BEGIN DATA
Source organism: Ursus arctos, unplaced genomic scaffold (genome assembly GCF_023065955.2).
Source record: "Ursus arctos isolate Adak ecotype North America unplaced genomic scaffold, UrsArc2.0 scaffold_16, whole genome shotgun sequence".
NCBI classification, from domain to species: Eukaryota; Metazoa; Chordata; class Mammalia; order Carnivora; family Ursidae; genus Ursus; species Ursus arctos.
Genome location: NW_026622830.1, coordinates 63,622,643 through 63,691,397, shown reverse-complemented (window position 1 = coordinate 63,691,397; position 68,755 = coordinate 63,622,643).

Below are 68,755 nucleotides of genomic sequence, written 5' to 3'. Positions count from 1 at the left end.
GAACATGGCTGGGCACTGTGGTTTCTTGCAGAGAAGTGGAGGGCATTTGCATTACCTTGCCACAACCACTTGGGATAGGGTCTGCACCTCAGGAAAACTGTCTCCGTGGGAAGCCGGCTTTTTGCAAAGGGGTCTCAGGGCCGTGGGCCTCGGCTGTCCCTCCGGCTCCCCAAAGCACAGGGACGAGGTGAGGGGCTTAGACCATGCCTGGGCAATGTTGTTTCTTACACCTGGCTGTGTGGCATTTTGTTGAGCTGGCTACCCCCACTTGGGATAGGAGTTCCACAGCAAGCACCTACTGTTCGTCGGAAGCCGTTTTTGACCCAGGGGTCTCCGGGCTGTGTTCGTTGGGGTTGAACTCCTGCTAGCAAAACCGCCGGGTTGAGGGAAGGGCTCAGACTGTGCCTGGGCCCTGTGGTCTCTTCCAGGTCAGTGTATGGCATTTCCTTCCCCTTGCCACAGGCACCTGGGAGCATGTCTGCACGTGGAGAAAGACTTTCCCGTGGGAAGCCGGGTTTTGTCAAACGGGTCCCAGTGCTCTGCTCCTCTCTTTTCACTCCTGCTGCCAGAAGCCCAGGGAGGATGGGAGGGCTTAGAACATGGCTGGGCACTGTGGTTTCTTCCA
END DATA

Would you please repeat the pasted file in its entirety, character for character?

Source organism: Ursus arctos, unplaced genomic scaffold (genome assembly GCF_023065955.2).
Source record: "Ursus arctos isolate Adak ecotype North America unplaced genomic scaffold, UrsArc2.0 scaffold_16, whole genome shotgun sequence".
NCBI classification, from domain to species: Eukaryota; Metazoa; Chordata; class Mammalia; order Carnivora; family Ursidae; genus Ursus; species Ursus arctos.
Genome location: NW_026622830.1, coordinates 63,622,643 through 63,691,397, shown reverse-complemented (window position 1 = coordinate 63,691,397; position 68,755 = coordinate 63,622,643).

Below are 68,755 nucleotides of genomic sequence, written 5' to 3'. Positions count from 1 at the left end.
GAACATGGCTGGGCACTGTGGTTTCTTGCAGAGAAGTGGAGGGCATTTGCATTACCTTGCCACAACCACTTGGGATAGGGTCTGCACCTCAGGAAAACTGTCTCCGTGGGAAGCCGGCTTTTTGCAAAGGGGTCTCAGGGCCGTGGGCCTCGGCTGTCCCTCCGGCTCCCCAAAGCACAGGGACGAGGTGAGGGGCTTAGACCATGCCTGGGCAATGTTGTTTCTTACACCTGGCTGTGTGGCATTTTGTTGAGCTGGCTACCCCCACTTGGGATAGGAGTTCCACAGCAAGCACCTACTGTTCGTCGGAAGCCGTTTTTGACCCAGGGGTCTCCGGGCTGTGTTCGTTGGGGTTGAACTCCTGCTAGCAAAACCGCCGGGTTGAGGGAAGGGCTCAGACTGTGCCTGGGCCCTGTGGTCTCTTCCAGGTCAGTGTATGGCATTTCCTTCCCCTTGCCACAGGCACCTGGGAGCATGTCTGCACGTGGAGAAAGACTTTCCCGTGGGAAGCCGGGTTTTGTCAAACGGGTCCCAGTGCTCTGCTCCTCTCTTTTCACTCCTGCTGCCAGAAGCCCAGGGAGGATGGGAGGGCTTAGAACATGGCTGGGCACTGTGGTTTCTTCCA